By S. Rae Peoples
Originally posted on LinkedIn on February 13, 2015
This is how in one song, an influential musical artist like Beyoncé can propel the feminist movement forward by leaps and bounds, only to, in one fell swoop of another song, knock all of creation back to nearly the dark ages of gender (in)equality:
Over this week, the media has been all abuzz with reactions to Beyoncé’s performance of “Take My Hand, Precious Lord” at the 2015 Grammy Awards. At first glance, the situation is just something to chalk up to the nuances and craziness of show business. But when you really start to look at how it all played out, this “minor” nuance becomes one gigantic smack clear across the face of feminism. This realization is surprising, considering that Beyoncé is such a prolific feminist, who with one song lasting less than five minutes, singlehandedly catapulted the word, “feminist”, and it’s meaning into public discourse. In fact, it is in this very song that the insights from Chimamanda Ngozi Adichie’s “We Should All Be Feminists” speech is so tastefully highlighted. So, let’s reassess the Grammy’s brewhaha against the backdrop of additional excerpts of Adichie’s speech, and the core purpose of the movie Selma:
Ledisi, an accomplished musical artist in her own right, plays the character of Mahalia Jackson in Selma. Performing within this role, Ledisi sings a beautiful, hair-raising on your arm, back and neck rendition of “Take My Hand, Precious Lord.” So far, so good. No foul, no harm...until...
The Grammy’s Want Ledisi
The powers that be wanted “Take My Hand, Precious Lord” performed at the Grammy’s. Now, at this point, it is reasonable to assume that Ledisi should, and would be performing the song since she was the one to sing it in the movie. However, at some point in the planning process, Ledisi was out, and Beyoncé was in. According John Legend, during his interview with ET:
“We were actually approached by Beyoncé. She wanted to do an intro to our performance and introduce us…you don’t really say no to Beyoncé if she asks to perform with you."
Here’s the issue with a response of “you don’t say no to Beyoncé”: That answer is just mindboggling, especially given the fact that John Legend took part in, and has received awards for a movie about a movement that, in the face of wrong, was all about saying no. In fact, it would be safe to say that the very reason for the majority of Mr. Legend’s performances this year was due to his work in a film that revolved around standing up for what’s right. If Beyoncé made such an inconsiderate request, then just purely on a human decency, common courtesy, what about the golden rule level, the proposition was wrong. There was a perfect opportunity to “practice what you preach” (or act out on screen) for Mr. Legend. Alas, the opportunity was sorely missed.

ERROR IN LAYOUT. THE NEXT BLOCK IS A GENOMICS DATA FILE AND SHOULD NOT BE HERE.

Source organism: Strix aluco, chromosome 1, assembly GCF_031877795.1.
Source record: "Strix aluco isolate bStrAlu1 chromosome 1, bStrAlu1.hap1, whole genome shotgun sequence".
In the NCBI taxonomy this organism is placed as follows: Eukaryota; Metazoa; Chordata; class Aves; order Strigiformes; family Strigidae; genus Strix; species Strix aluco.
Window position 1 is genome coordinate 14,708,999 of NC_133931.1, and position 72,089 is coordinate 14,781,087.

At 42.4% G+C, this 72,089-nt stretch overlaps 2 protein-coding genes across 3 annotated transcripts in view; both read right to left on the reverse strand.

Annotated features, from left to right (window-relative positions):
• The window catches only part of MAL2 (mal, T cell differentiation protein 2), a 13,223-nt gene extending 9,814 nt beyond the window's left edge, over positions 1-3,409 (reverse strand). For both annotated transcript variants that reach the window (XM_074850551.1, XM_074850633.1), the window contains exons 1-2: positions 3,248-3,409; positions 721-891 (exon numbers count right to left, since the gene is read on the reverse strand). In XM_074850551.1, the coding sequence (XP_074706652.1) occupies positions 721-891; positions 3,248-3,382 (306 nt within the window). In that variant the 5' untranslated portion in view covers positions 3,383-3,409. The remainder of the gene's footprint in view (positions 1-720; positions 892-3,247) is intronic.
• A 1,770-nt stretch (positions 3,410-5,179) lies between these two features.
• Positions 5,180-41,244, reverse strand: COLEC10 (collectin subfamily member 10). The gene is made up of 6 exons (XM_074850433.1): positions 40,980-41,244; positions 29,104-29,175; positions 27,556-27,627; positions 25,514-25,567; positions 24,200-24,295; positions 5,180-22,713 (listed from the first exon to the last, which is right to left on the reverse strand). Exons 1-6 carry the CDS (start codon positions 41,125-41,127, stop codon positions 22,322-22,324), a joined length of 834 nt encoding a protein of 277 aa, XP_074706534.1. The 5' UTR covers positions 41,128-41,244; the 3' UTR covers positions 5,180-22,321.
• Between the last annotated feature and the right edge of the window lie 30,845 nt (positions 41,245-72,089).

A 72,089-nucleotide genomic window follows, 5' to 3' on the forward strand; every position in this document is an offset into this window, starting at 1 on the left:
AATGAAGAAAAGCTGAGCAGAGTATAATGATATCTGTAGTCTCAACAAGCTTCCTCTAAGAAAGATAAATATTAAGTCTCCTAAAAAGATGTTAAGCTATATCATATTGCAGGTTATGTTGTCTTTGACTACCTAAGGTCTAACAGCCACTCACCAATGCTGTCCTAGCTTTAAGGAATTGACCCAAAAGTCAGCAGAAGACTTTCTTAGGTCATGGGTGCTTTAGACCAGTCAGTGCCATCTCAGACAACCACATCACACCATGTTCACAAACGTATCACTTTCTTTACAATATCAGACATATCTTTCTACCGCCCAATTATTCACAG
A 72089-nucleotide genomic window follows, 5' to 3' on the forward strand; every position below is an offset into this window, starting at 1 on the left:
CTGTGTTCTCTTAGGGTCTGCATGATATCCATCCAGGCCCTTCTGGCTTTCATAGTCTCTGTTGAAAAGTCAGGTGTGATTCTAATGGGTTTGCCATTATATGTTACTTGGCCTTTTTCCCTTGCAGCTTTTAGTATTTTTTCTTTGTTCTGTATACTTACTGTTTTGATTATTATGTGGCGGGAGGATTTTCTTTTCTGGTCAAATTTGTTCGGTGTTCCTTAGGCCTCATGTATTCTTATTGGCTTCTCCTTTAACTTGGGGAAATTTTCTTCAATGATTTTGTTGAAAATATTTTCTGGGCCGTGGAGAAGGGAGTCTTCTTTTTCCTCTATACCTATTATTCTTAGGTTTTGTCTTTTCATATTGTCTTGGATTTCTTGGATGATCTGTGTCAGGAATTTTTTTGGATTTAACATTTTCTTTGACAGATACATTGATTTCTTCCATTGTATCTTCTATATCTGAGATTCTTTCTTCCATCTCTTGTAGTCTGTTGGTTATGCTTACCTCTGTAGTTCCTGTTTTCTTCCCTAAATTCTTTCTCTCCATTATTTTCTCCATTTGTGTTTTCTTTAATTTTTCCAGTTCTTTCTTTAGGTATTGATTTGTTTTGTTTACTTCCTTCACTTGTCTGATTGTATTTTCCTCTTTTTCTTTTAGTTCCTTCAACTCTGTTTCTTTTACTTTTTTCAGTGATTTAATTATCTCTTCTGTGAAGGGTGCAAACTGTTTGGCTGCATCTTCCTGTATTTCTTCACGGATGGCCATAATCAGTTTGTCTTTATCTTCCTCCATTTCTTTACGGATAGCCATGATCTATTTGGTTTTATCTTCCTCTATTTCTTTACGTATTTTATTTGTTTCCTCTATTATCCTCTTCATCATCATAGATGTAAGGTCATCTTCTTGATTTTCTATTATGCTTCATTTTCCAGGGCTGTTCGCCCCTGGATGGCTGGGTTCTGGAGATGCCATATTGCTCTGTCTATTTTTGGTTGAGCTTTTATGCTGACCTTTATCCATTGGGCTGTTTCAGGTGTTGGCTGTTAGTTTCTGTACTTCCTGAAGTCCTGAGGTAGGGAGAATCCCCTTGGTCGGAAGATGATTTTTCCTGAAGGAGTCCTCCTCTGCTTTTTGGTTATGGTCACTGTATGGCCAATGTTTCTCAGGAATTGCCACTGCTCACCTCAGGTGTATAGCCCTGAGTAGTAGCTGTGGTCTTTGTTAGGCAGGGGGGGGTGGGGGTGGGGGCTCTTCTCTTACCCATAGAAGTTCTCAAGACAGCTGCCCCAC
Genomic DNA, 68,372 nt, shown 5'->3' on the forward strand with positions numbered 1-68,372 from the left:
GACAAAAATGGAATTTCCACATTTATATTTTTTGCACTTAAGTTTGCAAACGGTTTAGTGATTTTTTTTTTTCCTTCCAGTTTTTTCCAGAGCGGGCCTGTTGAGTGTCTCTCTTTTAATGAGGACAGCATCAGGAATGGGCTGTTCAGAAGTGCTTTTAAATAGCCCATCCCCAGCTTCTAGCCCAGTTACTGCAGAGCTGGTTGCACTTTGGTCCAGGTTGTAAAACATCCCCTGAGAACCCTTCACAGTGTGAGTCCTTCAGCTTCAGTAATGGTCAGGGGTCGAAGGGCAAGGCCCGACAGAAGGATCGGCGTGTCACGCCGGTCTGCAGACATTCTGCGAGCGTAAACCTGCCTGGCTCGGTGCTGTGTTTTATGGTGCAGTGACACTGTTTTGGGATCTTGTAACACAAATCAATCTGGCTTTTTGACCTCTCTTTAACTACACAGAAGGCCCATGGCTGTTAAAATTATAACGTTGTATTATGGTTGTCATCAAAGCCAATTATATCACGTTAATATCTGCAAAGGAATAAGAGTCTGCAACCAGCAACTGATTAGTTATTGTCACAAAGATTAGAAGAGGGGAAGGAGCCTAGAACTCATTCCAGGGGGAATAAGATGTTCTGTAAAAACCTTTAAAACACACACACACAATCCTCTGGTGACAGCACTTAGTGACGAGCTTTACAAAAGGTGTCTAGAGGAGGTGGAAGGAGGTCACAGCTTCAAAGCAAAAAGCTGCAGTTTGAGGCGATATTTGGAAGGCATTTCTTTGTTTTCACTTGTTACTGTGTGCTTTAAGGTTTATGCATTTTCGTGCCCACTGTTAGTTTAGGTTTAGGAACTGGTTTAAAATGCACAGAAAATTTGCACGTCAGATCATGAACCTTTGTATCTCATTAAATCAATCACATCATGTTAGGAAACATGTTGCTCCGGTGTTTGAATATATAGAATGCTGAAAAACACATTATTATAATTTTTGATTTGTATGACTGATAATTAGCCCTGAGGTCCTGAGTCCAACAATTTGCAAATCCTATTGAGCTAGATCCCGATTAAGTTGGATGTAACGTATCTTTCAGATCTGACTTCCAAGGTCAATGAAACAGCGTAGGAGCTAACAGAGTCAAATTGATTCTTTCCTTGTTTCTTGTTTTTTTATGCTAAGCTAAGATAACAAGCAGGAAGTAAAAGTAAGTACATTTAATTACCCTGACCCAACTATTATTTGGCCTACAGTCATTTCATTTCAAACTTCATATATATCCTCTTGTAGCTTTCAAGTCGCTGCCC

Ledisi’s “Graceful and Classy” Reaction
Ledisi is just as surprised as the rest of us upon realizing that she wouldn’t be performing her song from Selma. In the face of this blatant affront, Ledisi has been praised for her reaction with phrases like, “she’s taken the high road” and “she’s disappointed but not upset.” This kind of praise presents the notion that feelings of anger in this situation is not okay. It ignorantly implies that by stating her true feelings, Ledisi would not be taking the high road- because the high road (wherever the hell that is) does not involve the recognition of feelings of hurt and outrage. To take the high road, and to be praised for grace and class involves women, in particular, cowing down and suppressing thoughts and emotions that are perceived to be too masculine. In her speech, Adichie presents this very issue as a barrier to gender equality when she states:
When we think about feminism, what it means to be a feminist, and the history of the feminist movement, we automatically slip into the “us vs. those other” or them” mentality. Our minds immediately consider the work that has been done, and has yet to be done, by us women to address the wrongs in society that has been created by those men.
As women, we become fixated on tearing down the restrictions placed on us by patriarchal society. Yes, this particular aspect of feminism is indeed a very necessary step to establishing gender equality. But perhaps even more heinous than the sexual, economic, social, and political restrictions men place on women, are the restrictions women place on themselves in the same areas by the mistreatment of each other. As women, we must be just as committed to addressing this kind of injustice if we are going to continue to make strides towards gender equality.
Feminist: A person who believes in the social, political and economic equality of the sexes. Adichie adds to this definition with the idea that a feminist is a man or a woman who says, “yes there’s a problem with gender as it is today, and we must fix it, we must do better.
The take away from this particular Grammy’s fiasco is that the process of fixing the gender problem involves, first and foremost, us women a much better job in the way we treat each other.